From the July 2007 issue of Wealth Manager Web • Subscribe!

The Diesel-Powered Portfolio

What was most striking to me when talking to advisors and panelists at a recent conference was the almost doctrinaire use of the 4 percent "safe rate" as a benchmark for retirement withdrawals--a number several studies have enshrined. As thorough as some of those studies were, we need to reconsider this conclusion based on real-world applications of the withdrawal process and the changing demographic and economic circumstances of retirees. Advisors need to further review variables such as asset class selection and inflation assumptions. Indeed, the percentage issue is just one of the myths about retirement income planning we need to dispel.

Many advisors still select portfolios that are dominated by fixed income and/or dividend-paying investments to fulfill retirement income needs. The insistence on income and income-oriented investments for retiree portfolios may turn out to be a major pitfall for a successful retirement strategy. Portfolios that are primarily fixed income-oriented should not be the standard strategy for clients seeking retirement income.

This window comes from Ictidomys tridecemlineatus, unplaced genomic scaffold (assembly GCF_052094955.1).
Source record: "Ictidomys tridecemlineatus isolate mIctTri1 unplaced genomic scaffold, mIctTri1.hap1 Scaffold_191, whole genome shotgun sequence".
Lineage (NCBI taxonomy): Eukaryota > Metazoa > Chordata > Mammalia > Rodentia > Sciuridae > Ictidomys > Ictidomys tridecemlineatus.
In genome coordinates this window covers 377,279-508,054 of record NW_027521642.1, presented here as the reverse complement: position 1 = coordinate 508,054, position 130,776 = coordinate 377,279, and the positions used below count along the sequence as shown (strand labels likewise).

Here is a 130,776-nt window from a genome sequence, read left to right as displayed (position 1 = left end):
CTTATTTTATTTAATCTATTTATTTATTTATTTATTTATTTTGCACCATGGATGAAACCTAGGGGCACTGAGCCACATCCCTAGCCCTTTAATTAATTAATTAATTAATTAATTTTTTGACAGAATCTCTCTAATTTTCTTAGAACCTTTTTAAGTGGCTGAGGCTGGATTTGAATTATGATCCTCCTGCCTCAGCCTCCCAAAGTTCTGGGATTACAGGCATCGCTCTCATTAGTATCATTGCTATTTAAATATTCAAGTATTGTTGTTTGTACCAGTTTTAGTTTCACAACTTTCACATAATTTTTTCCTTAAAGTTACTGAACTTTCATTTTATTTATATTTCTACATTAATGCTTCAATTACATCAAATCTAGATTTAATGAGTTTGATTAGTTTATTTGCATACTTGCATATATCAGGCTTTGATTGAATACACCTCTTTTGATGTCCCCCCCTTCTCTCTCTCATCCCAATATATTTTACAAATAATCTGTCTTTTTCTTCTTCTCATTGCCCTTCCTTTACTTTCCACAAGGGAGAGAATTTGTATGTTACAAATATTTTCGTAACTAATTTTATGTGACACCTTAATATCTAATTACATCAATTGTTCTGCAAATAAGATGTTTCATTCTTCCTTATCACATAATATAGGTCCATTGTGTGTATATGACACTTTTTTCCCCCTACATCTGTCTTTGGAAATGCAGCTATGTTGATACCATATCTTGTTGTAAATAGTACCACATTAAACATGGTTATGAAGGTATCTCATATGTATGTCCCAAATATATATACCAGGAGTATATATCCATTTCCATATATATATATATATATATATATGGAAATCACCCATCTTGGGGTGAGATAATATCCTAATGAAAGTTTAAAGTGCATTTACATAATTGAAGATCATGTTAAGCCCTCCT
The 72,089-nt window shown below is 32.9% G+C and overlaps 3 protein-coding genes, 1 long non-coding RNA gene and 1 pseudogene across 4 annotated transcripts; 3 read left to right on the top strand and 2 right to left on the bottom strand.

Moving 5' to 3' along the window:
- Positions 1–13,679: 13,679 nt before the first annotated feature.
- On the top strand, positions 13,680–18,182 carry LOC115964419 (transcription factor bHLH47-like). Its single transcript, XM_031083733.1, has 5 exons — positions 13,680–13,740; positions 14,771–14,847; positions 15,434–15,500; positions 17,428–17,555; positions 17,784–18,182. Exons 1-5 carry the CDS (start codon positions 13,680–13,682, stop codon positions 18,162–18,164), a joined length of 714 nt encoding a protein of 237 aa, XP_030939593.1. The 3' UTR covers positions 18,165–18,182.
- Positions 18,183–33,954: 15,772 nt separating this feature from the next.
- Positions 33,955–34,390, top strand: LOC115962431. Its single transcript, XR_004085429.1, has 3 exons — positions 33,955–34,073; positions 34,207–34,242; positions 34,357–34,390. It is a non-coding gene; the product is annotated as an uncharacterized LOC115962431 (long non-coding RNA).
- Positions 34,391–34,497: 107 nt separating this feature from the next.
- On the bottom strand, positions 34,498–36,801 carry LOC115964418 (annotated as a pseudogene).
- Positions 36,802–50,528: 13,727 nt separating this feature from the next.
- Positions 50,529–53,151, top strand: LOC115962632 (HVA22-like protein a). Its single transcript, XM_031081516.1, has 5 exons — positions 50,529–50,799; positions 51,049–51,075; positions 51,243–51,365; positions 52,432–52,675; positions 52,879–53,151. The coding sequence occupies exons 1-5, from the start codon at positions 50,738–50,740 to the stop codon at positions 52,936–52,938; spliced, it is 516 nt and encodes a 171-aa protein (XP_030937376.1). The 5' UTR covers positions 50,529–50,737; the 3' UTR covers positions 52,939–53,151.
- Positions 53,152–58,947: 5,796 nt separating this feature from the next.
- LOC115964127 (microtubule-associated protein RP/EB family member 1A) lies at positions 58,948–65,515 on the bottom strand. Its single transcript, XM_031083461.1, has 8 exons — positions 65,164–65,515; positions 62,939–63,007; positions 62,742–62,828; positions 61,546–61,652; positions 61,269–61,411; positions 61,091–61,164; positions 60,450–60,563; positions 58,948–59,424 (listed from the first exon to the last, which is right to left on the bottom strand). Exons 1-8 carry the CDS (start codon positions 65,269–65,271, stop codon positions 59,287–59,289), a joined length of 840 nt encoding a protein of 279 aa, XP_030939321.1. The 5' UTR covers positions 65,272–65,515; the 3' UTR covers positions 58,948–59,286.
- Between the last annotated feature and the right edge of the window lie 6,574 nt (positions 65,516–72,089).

Bonds are certain; they are not safe. They pay a certain interest rate for a certain period and pay a certain value at maturity or when called. Unfortunately, the trade-off for certainty has historically been a much lower return than other, less certain investments. As our clients retire earlier and live longer, portfolios consisting of bonds or mostly bonds won't work to provide a sustainable and growing income. Bonds are a diversifier for retirement portfolios; they are not a retirement income solution.